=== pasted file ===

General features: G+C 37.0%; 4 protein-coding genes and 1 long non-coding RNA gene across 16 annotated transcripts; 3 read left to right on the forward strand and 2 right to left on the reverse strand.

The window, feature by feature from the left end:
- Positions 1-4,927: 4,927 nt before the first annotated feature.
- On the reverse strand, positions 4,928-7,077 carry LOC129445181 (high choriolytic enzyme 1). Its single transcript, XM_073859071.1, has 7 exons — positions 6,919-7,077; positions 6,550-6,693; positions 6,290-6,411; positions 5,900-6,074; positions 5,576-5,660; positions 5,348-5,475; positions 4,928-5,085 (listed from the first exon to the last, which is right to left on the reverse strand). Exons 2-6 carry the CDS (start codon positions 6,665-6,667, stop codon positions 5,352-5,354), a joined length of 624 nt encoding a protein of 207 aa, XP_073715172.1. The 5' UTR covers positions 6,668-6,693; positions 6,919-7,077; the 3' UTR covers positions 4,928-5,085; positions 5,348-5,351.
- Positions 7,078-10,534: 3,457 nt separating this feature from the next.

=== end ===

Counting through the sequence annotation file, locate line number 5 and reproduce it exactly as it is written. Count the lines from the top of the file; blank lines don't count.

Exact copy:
- Positions 7,078-10,534: 3,457 nt separating this feature from the next.